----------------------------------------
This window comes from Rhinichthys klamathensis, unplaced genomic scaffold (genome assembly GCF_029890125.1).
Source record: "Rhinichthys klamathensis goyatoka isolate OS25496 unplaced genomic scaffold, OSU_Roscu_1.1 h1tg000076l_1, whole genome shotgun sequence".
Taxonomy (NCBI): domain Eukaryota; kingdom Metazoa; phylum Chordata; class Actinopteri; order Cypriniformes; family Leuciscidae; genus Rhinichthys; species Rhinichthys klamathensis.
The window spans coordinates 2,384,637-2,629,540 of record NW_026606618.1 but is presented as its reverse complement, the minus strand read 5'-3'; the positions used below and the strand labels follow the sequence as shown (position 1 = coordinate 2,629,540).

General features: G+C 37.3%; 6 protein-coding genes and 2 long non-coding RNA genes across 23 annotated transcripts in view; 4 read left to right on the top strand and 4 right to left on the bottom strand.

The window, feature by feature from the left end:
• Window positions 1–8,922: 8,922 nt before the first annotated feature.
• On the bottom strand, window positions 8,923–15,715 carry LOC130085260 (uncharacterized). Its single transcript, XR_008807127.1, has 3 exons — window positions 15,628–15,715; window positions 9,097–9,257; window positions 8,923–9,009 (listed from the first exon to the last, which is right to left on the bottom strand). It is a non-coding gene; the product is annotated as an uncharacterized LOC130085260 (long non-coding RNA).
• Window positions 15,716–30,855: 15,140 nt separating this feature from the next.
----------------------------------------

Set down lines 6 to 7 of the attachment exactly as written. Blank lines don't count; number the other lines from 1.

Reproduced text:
The window, feature by feature from the left end:
• Window positions 1–8,922: 8,922 nt before the first annotated feature.